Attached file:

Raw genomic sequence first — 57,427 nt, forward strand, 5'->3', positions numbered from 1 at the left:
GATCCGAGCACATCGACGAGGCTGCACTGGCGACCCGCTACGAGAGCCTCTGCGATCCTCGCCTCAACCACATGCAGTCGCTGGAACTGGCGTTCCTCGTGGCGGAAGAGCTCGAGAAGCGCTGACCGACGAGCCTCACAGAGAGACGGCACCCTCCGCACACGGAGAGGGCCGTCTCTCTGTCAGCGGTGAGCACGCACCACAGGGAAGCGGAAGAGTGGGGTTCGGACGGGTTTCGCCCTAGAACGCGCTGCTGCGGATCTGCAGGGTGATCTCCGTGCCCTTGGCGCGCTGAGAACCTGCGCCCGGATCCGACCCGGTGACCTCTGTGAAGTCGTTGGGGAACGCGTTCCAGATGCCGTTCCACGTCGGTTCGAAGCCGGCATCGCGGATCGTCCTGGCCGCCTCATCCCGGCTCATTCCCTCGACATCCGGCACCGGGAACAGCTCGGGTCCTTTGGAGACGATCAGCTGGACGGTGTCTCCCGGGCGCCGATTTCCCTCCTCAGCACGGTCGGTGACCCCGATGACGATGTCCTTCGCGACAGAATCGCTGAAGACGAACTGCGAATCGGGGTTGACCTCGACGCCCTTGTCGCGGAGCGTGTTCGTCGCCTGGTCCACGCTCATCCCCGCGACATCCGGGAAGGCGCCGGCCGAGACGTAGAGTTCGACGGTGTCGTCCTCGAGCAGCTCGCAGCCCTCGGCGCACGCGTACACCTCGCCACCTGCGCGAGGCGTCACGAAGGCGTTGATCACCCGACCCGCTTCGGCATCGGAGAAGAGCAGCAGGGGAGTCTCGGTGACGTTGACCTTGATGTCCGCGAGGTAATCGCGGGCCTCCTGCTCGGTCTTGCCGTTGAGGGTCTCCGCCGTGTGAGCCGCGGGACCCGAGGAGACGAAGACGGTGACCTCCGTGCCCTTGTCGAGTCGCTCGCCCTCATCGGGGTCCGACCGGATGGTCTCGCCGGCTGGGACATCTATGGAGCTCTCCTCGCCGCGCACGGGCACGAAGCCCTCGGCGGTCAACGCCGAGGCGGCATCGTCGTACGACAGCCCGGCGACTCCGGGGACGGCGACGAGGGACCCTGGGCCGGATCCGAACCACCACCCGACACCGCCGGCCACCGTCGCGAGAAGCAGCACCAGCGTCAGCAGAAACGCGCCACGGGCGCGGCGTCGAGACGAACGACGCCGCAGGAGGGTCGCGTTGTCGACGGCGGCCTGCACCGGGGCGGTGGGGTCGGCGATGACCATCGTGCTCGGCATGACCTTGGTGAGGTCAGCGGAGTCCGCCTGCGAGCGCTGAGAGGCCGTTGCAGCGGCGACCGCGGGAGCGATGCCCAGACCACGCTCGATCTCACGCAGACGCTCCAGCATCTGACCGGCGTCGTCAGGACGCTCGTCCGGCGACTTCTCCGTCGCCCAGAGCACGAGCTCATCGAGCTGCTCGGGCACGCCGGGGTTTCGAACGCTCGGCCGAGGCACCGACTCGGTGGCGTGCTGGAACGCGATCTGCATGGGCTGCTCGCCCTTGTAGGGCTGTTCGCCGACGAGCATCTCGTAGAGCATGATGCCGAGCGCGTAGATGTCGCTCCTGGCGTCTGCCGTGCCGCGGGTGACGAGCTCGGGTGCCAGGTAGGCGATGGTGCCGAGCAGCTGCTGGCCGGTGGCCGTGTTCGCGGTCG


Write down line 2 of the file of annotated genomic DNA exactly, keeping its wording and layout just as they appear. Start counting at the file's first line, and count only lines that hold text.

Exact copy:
GATCCGAGCACATCGACGAGGCTGCACTGGCGACCCGCTACGAGAGCCTCTGCGATCCTCGCCTCAACCACATGCAGTCGCTGGAACTGGCGTTCCTCGTGGCGGAAGAGCTCGAGAAGCGCTGACCGACGAGCCTCACAGAGAGACGGCACCCTCCGCACACGGAGAGGGCCGTCTCTCTGTCAGCGGTGAGCACGCACCACAGGGAAGCGGAAGAGTGGGGTTCGGACGGGTTTCGCCCTAGAACGCGCTGCTGCGGATCTGCAGGGTGATCTCCGTGCCCTTGGCGCGCTGAGAACCTGCGCCCGGATCCGACCCGGTGACCTCTGTGAAGTCGTTGGGGAACGCGTTCCAGATGCCGTTCCACGTCGGTTCGAAGCCGGCATCGCGGATCGTCCTGGCCGCCTCATCCCGGCTCATTCCCTCGACATCCGGCACCGGGAACAGCTCGGGTCCTTTGGAGACGATCAGCTGGACGGTGTCTCCCGGGCGCCGATTTCCCTCCTCAGCACGGTCGGTGACCCCGATGACGATGTCCTTCGCGACAGAATCGCTGAAGACGAACTGCGAATCGGGGTTGACCTCGACGCCCTTGTCGCGGAGCGTGTTCGTCGCCTGGTCCACGCTCATCCCCGCGACATCCGGGAAGGCGCCGGCCGAGACGTAGAGTTCGACGGTGTCGTCCTCGAGCAGCTCGCAGCCCTCGGCGCACGCGTACACCTCGCCACCTGCGCGAGGCGTCACGAAGGCGTTGATCACCCGACCCGCTTCGGCATCGGAGAAGAGCAGCAGGGGAGTCTCGGTGACGTTGACCTTGATGTCCGCGAGGTAATCGCGGGCCTCCTGCTCGGTCTTGCCGTTGAGGGTCTCCGCCGTGTGAGCCGCGGGACCCGAGGAGACGAAGACGGTGACCTCCGTGCCCTTGTCGAGTCGCTCGCCCTCATCGGGGTCCGACCGGATGGTCTCGCCGGCTGGGACATCTATGGAGCTCTCCTCGCCGCGCACGGGCACGAAGCCCTCGGCGGTCAACGCCGAGGCGGCATCGTCGTACGACAGCCCGGCGACTCCGGGGACGGCGACGAGGGACCCTGGGCCGGATCCGAACCACCACCCGACACCGCCGGCCACCGTCGCGAGAAGCAGCACCAGCGTCAGCAGAAACGCGCCACGGGCGCGGCGTCGAGACGAACGACGCCGCAGGAGGGTCGCGTTGTCGACGGCGGCCTGCACCGGGGCGGTGGGGTCGGCGATGACCATCGTGCTCGGCATGACCTTGGTGAGGTCAGCGGAGTCCGCCTGCGAGCGCTGAGAGGCCGTTGCAGCGGCGACCGCGGGAGCGATGCCCAGACCACGCTCGATCTCACGCAGACGCTCCAGCATCTGACCGGCGTCGTCAGGACGCTCGTCCGGCGACTTCTCCGTCGCCCAGAGCACGAGCTCATCGAGCTGCTCGGGCACGCCGGGGTTTCGAACGCTCGGCCGAGGCACCGACTCGGTGGCGTGCTGGAACGCGATCTGCATGGGCTGCTCGCCCTTGTAGGGCTGTTCGCCGACGAGCATCTCGTAGAGCATGATGCCGAGCGCGTAGATGTCGCTCCTGGCGTCTGCCGTGCCGCGGGTGACGAGCTCGGGTGCCAGGTAGGCGATGGTGCCGAGCAGCTGCTGGCCGGTGGCCGTGTTCGCGGTCG